167 years ago, in the year of 1848 a rich, but dubious Swiss American lost all his fortune. The Emperor of California, prosecuted by Swiss authorities for bankruptcy fraud, who immigrated to Mexican California, leaving wife and children in care of public welfare with the Swiss authorities, had to watch helplessly as thousands of immigrants occupying his enormous estate in the Sacramento Valley.
Two things had happened: As a result of the Mexican American war, Gods own people, one hand on the bible the other and the other hand on the gun, got sovereignty over the Mexican possessions in California, and on Sutter’s Land enormous gold reservoirs have been discovered. Thousands of Americans, living on the East Coast, who wanted to participate in the distribution of this gift of Heaven, had only a small problem. How to get as quick as possible from the East coast to the West Coast?
And another dubious character, who possessed all the qualities as scrupulous Sutter, had a solution on hand. He concluded, that a transport from the East Coast to the goldfields in California was impossible on an overland route, a railway did not exist and with horse wagons was no chance. So Vanderbilt obtained for his “American Atlantic and Pacific Ship Canal Company” a concession of 12 years for the exclusive transport rights from Grey Town in Nicaragua to the Rivas region in Nicaragua. This route was about one week shorter than the route via Panama and a couple of month shorter navigating around the Straits of Magellan.
His ships sailed from New York, Panama City (FL), or Mobile to Grey Town in Nicaragua. Transshipped by small river boats, they moved on the Rio San Juan, crossed the Nicaraguan lake, landed in “La Virgen” from were they were transported by horse wagons to San Juan del Sur. Another ship of Vanderbilt took them on board with final destination to California. The company transported everything, passengers, letters, materials and mercenaries. When once a ship of Vanderbilt took anchor in Grey Town, a Nicaraguan Customs official entered the ship in order to collect harbor fees. He was thrown over board and through Vanderbilt’s political connections, a man of war was sent and leveled Grey Town. This was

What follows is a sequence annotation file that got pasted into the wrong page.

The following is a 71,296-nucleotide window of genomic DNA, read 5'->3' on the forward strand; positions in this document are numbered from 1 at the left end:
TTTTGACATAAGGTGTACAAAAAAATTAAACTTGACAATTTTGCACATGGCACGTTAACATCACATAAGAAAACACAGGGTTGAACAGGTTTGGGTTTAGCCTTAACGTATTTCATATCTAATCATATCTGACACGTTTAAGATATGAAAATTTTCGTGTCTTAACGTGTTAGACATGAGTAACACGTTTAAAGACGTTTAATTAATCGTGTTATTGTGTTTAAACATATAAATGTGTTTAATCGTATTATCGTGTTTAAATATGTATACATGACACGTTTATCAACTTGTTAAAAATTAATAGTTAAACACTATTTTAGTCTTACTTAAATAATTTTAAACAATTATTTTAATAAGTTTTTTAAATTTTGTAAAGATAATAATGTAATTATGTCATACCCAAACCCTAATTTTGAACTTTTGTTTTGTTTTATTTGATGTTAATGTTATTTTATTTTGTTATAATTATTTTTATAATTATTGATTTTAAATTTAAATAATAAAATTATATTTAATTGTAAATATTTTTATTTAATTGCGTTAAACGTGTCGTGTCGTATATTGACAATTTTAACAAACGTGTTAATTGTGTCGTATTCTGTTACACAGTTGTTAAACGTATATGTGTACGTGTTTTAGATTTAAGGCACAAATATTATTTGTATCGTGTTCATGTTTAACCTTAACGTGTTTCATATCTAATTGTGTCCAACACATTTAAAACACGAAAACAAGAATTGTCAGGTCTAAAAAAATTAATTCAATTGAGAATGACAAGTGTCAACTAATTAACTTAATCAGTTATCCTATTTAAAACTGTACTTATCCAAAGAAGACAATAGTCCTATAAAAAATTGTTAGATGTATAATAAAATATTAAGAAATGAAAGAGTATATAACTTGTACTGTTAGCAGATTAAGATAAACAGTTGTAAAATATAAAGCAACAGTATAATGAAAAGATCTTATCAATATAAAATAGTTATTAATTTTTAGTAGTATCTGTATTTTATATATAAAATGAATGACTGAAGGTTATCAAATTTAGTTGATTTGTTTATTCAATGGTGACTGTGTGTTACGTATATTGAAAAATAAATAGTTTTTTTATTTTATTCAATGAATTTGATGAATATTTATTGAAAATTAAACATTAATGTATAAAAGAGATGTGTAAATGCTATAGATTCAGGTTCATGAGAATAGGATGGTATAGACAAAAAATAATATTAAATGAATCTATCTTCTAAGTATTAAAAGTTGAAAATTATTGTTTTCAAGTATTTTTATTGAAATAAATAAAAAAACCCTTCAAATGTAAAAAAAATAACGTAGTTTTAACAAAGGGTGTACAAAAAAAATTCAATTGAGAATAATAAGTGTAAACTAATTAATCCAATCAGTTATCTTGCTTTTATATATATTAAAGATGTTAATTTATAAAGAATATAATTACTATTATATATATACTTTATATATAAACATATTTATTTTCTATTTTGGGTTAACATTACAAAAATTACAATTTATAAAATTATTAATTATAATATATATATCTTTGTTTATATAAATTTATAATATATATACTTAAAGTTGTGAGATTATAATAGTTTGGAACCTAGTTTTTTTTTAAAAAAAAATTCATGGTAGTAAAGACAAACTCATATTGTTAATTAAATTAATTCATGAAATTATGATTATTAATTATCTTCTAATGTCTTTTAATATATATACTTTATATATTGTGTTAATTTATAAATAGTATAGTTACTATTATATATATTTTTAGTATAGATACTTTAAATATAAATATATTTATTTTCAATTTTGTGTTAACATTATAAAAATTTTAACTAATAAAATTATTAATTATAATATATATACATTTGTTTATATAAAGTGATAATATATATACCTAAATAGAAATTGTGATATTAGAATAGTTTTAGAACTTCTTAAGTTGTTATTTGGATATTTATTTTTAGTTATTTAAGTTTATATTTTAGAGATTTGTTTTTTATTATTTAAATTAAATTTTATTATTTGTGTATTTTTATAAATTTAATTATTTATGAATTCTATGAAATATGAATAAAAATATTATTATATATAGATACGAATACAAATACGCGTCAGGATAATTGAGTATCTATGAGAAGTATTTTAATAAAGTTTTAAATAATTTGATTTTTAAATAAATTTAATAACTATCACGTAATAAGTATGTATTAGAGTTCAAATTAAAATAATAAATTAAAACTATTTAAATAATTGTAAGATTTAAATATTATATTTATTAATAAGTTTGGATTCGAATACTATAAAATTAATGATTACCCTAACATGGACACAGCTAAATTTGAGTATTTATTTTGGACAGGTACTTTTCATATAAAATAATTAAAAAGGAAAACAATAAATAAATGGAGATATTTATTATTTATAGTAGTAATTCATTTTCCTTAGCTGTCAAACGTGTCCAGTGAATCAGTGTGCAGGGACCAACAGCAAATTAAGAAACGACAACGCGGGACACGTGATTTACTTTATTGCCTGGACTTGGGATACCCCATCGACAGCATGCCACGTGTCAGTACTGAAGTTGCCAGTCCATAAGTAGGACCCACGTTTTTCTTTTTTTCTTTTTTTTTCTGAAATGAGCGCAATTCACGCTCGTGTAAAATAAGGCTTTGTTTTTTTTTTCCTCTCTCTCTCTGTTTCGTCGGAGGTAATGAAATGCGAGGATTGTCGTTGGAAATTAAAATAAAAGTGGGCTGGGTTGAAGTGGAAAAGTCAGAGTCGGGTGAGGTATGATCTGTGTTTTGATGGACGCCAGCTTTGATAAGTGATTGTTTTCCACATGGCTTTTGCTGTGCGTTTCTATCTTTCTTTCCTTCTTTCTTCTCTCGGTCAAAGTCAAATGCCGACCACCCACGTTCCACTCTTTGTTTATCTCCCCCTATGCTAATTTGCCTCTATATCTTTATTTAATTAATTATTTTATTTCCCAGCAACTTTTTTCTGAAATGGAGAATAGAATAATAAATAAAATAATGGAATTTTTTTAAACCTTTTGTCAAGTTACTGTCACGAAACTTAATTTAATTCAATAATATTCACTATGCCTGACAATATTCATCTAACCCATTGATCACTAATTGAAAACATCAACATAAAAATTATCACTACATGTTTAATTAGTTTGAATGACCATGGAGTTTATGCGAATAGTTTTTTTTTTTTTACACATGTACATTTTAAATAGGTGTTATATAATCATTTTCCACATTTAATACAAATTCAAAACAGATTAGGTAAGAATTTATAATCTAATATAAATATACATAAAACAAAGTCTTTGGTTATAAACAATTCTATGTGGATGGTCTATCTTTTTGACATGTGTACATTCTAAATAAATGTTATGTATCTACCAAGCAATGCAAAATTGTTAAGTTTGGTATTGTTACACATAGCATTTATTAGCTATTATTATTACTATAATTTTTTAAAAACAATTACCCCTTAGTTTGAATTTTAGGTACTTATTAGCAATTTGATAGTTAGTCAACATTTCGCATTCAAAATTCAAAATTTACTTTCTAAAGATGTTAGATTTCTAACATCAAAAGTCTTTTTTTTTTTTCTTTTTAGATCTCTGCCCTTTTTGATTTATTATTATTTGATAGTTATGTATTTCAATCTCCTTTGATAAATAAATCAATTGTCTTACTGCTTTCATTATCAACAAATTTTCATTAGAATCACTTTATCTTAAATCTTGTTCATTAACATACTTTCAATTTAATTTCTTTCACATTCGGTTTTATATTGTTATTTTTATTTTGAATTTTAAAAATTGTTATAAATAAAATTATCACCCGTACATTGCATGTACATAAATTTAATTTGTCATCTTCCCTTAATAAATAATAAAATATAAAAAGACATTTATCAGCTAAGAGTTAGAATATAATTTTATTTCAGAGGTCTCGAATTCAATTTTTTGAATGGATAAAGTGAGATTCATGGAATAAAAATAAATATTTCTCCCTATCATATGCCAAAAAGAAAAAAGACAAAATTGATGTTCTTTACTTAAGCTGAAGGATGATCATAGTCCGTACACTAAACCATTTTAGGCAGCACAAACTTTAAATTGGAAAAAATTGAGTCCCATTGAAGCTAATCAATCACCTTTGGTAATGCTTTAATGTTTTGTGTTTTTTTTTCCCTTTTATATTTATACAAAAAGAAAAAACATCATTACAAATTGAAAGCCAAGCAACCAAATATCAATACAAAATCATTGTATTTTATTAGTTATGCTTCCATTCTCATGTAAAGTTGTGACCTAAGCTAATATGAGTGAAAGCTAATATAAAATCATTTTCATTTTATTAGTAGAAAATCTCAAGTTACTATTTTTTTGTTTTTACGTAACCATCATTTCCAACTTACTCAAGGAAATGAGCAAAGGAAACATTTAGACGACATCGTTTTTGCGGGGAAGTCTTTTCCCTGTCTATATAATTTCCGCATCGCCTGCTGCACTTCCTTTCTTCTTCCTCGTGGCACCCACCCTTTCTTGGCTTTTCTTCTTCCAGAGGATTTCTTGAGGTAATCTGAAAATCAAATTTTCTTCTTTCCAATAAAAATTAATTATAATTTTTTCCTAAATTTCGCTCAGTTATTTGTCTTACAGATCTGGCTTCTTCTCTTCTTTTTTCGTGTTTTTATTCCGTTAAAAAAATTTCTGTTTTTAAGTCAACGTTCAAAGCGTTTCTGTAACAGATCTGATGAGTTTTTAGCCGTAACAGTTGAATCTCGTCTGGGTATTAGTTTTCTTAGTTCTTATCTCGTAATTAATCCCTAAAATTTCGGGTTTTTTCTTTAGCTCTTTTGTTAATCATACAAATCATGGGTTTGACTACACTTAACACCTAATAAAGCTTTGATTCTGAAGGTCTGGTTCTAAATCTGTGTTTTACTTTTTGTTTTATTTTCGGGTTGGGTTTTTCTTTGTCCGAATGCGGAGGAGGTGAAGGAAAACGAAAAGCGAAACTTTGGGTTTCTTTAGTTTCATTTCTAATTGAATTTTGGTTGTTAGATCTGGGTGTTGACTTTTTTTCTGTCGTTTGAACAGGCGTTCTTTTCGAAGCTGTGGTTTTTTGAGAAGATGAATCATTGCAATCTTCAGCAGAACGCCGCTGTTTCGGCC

the end of this town and it was reborn as San Juan del Norte. Many of theses adventurers, who took the trip, did not make to California. They got stuck somewhere on their way. Some in Nicaragua and many of them in Costa Rica.
Soon this trans-ocean route through Nicaragua was known as “la ruta del oro”. The period of regular service on the early Nicaraguan route ran from June 1851 until April 1857. The political instability of the country, caused mainly through Vanderbilt’s dealings with William Walker, who crossed lines and caused a financial battle between him and the Morgan-Garrison Group, closed the route. Vanderbilt settled his quarrels with Morgan in a short letter: ” Gentlemen: you have undertaken to cheat ne. I won’t sue you, for the law is to slow. I’ll ruin you. Truly yours, Cornelius Vanderbilt.
The Commodore opened the North American chapter in Nicaragua’s history, which in many respect was so unfortunately for this beautiful country. This chapter finally might be closed. No William Walker’s anymore, no fights between American Moguls; the Somozas disappeared and new Moguls from Far East will open a new waterway from the Atlantic to the Pacific, and possibly the children of Nicaragua can enjoy the fruits of this reborn ruta
de oro, this time build by the Moguls from the land of the Moguls.